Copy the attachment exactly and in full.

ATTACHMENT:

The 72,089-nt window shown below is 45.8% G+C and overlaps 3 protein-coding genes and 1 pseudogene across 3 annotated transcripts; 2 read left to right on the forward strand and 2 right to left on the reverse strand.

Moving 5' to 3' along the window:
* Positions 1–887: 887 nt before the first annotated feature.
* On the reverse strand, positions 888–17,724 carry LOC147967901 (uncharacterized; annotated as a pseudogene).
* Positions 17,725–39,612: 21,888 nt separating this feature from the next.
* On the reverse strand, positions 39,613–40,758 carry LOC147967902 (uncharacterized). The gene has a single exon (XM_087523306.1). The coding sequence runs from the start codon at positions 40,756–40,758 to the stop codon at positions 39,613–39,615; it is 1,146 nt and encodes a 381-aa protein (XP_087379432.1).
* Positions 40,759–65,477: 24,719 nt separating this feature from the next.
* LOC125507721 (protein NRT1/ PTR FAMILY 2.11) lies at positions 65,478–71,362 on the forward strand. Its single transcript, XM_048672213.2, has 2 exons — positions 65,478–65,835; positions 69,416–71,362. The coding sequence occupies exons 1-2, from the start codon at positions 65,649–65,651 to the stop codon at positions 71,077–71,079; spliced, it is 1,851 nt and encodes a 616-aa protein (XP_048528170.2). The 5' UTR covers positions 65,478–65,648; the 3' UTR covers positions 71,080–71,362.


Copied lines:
The 72,089-nt window shown below is 45.8% G+C and overlaps 3 protein-coding genes and 1 pseudogene across 3 annotated transcripts; 2 read left to right on the forward strand and 2 right to left on the reverse strand.

Moving 5' to 3' along the window:
* Positions 1–887: 887 nt before the first annotated feature.
* On the reverse strand, positions 888–17,724 carry LOC147967901 (uncharacterized; annotated as a pseudogene).
* Positions 17,725–39,612: 21,888 nt separating this feature from the next.
* On the reverse strand, positions 39,613–40,758 carry LOC147967902 (uncharacterized). The gene has a single exon (XM_087523306.1). The coding sequence runs from the start codon at positions 40,756–40,758 to the stop codon at positions 39,613–39,615; it is 1,146 nt and encodes a 381-aa protein (XP_087379432.1).
* Positions 40,759–65,477: 24,719 nt separating this feature from the next.
* LOC125507721 (protein NRT1/ PTR FAMILY 2.11) lies at positions 65,478–71,362 on the forward strand. Its single transcript, XM_048672213.2, has 2 exons — positions 65,478–65,835; positions 69,416–71,362. The coding sequence occupies exons 1-2, from the start codon at positions 65,649–65,651 to the stop codon at positions 71,077–71,079; spliced, it is 1,851 nt and encodes a 616-aa protein (XP_048528170.2). The 5' UTR covers positions 65,478–65,648; the 3' UTR covers positions 71,080–71,362.